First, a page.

In my analysis I have set aside the question of historicity, insofar as this was possible without violating the terms of the narrative. That is, I have not made a judgment about the historical claims made by any of the narratives. Each of the narratives I shall examine is presented as the account of a historical event, and historical experience may dictate much of the terms of each narrative. But each is also clearly a literary work that has been shaped in its presentation by social and literary considerations. It is to these that I wish to direct my attention.
In the space alotted to me I can neither give a full literary analysis of each narrative nor a complete portrait of the harlot as she is presented in the biblical texts and other relevant records from the ancient Near East. While I will draw from time to time on a broader study in progress, I will concentrate my attention in this article on the information supplied by the three texts or required for their understanding. My procedure will be to comment on those features of the portrait of the harlot that have significance for the particular text under consideration and thus to compose and develop the picture as I move through the three texts. I will begin, however, with a brief preliminary sketch, summarizing those traits or elements that are essential to the portrait of the prostitute in Israelite society. My treatment of the individual cases will attempt to explain and defend that sketch.
First, definition and terminology. A prostitute, or harlot, is a woman who offers sexual favors for pay (Gagnon:592; cf. Gebhard:75–81). In the Hebrew Bible she is normally designated by the single term zônâ, a Qal participle from the root znh, used either alone, as a substantive, or attributively. Her social status is that of an outcast, though not an outlaw, a tolerated, but dishonored member of society. She normally has the legal status of a free citizen; where she is a slave, or is otherwise legally dependent, it is not because of her occupation. As a free citizen she may seek the legal protection of the state, and as a woman who is not under the authority of a husband, she may have rights of legal action (e.g., signing contracts) not possessed by other women, except hierodules and widows without male guardians. She is typically contrasted to the “normal” woman, i.e., the married woman, from whom she is separated spatially and symbolically, through distinctive dress and habitat. The places and times of her activity maintain distance between her and the married woman. She is a woman of the night, who appears on the streets when honorable women are secluded at home. She approaches strangers and businessmen by the roadside and in the public squares, and she lives in the shadow of the wall, on the outskirts of the city, where the refuse is dumped.6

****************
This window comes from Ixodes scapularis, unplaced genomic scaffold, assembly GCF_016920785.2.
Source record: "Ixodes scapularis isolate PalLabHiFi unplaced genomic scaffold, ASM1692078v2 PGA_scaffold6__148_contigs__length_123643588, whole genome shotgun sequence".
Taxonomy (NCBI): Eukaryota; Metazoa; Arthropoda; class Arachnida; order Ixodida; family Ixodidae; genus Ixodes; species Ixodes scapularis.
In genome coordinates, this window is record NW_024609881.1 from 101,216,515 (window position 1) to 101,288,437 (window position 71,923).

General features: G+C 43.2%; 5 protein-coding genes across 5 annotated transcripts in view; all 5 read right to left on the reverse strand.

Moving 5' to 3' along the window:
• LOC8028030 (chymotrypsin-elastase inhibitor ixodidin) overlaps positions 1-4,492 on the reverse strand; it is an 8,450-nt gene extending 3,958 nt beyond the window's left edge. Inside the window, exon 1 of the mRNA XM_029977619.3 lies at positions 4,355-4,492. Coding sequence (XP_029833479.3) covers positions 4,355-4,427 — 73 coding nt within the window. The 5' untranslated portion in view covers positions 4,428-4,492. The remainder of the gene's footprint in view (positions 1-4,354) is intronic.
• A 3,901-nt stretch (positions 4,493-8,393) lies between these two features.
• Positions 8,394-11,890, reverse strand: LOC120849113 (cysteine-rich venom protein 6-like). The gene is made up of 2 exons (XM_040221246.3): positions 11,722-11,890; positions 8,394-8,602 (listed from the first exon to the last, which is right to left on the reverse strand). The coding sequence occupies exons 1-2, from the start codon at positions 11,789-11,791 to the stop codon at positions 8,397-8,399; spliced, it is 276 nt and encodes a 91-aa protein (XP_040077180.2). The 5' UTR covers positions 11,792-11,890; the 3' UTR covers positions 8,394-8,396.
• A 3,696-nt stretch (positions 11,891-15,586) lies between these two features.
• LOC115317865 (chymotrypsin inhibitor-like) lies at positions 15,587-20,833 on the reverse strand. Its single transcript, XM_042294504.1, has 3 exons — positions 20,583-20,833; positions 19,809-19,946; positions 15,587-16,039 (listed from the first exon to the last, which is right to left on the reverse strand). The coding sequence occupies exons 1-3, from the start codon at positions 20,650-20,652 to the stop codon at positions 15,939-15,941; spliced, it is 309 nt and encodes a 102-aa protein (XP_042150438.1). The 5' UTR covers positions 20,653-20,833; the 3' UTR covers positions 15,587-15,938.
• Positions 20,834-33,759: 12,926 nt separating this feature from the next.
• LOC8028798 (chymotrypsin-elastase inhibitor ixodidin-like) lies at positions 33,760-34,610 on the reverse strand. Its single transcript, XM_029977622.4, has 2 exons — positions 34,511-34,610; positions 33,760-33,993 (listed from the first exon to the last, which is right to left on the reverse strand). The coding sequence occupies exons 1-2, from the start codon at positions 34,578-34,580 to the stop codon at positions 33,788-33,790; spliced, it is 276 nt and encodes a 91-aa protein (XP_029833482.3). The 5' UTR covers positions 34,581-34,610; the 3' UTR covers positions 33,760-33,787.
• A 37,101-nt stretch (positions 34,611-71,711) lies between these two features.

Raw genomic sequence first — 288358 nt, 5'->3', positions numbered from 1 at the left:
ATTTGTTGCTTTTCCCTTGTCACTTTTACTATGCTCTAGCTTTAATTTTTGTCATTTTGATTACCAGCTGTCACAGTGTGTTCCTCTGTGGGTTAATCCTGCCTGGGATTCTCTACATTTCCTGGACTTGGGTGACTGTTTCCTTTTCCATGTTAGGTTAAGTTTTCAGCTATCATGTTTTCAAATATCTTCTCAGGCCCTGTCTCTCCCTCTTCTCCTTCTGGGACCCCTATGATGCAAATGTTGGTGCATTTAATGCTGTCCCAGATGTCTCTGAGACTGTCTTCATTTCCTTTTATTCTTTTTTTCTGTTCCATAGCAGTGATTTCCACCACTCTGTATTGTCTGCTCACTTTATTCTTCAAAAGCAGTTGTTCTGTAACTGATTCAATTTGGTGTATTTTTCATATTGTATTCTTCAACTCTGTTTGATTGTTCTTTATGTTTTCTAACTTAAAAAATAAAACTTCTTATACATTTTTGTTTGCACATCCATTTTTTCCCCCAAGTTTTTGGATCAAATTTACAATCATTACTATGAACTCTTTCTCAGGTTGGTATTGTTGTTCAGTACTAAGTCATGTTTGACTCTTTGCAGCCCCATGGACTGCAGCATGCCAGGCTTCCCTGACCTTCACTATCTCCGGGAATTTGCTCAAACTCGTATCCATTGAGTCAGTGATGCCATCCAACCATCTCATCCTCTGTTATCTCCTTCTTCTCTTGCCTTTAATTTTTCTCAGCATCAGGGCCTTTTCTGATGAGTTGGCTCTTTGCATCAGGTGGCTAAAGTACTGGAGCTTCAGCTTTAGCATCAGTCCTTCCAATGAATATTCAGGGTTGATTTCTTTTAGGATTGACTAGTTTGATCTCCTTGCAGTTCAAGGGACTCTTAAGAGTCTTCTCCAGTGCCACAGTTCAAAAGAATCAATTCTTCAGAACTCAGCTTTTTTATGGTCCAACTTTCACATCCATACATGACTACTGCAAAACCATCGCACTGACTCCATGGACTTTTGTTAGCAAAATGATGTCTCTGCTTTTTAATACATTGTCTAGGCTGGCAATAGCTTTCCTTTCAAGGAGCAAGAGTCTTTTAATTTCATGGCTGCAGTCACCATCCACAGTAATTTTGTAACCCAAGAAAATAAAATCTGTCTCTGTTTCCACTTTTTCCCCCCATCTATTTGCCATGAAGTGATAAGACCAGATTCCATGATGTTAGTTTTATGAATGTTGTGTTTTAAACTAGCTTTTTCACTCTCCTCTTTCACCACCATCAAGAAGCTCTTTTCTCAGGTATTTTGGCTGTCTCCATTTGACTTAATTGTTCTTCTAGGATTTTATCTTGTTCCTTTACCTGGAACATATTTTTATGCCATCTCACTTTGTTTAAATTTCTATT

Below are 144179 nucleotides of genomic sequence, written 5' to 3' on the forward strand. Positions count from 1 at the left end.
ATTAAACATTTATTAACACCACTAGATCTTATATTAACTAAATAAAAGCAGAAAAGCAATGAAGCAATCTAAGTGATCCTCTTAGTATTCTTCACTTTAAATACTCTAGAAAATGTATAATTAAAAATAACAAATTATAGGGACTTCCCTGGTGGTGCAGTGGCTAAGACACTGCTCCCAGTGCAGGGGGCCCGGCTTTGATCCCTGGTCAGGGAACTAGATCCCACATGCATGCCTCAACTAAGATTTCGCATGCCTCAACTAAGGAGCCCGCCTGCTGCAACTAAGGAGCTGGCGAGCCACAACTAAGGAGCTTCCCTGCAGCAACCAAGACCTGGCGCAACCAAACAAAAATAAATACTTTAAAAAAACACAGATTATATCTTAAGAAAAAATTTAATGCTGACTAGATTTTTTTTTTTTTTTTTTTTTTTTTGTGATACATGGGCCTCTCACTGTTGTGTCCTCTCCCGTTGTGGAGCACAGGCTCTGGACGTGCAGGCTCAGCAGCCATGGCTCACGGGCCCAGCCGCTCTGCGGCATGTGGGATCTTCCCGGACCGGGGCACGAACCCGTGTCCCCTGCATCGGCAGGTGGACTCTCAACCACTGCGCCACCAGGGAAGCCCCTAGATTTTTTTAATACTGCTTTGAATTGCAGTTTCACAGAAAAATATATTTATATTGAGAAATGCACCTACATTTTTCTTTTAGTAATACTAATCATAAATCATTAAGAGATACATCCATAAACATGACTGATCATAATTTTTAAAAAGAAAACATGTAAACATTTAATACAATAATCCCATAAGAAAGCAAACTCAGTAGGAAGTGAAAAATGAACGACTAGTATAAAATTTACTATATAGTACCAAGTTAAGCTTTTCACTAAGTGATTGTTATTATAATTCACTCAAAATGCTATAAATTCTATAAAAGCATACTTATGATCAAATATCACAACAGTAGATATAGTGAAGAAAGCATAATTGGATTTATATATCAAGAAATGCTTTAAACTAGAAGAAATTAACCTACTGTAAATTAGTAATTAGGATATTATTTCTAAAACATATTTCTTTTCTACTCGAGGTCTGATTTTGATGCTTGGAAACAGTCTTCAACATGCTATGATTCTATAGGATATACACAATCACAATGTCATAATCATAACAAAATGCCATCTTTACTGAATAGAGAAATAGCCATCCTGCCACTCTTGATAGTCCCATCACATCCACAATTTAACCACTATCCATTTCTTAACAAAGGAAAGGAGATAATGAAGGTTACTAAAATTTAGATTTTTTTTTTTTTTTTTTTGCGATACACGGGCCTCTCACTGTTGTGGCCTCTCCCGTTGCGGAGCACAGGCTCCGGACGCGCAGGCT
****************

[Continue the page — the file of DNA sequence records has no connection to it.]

Prostitution is not a universal phenomenon, nor can it properly claim to be the world’s oldest profession (Gebhard:76). But it is characteristic of urban society, and more specifically of urban patriarchal society. It is a product and sign of the unequal distribution of status and power between the sexes in patriarchal societies, which is exhibited, among other ways, in asymmetry of sexual roles, obligations, and expectations. This may be seen in the harlot’s lack of a male counterpart. Female prostitution is an accommodation to the conflicting demands of men for exclusive control of their wives’ sexuality and for sexual access to other women. The greater the inaccessibility of women in the society due to restrictions on the wife and the unmarried nubile women, the greater the need for an institutionally legitimized “other” woman. The harlot is that “other” woman, tolerated but stigmatized, desired but ostracized.
A fundamental and universal feature of the institution of prostitution wherever it is found is an attitude of ambivalence. The harlot is both desired and despised, sought after and shunned. Attempts to show changes in attitudes toward prostitutes over time or from one culture to another founder on this point. Despite considerable historical and cultural variation in attitudes, the harlot is never a fully accepted person in any society. What a man desires for himself may be quite different from what he desires for his daughter or wife. One of the earliest and clearest expressions of that fundamental attitude of ambivalence toward the harlot is found in the Gilgamesh Epic. As Enkidu is about to die, he looks back over his life in the civilized world, recalling its pain, and he curses the harlot who initiated him into that world from his former carefree life among the beasts of the steppe. The curse is an aetiology of the harlot as outcast and despised.8
Come, prostitute, I shall establish (your) status,10
a status that shall not end for all eternity.
May [your lovers] discard (you) when sated with your charms,
[May those whom] you love [despise (?) …] your favors (?).
[Dark corners] of the street shall be your home,
The shadow of the city’s wall shall be your station.
[Men shall piss there in front of] your feet,
The drunken and thirsty shall slap your face.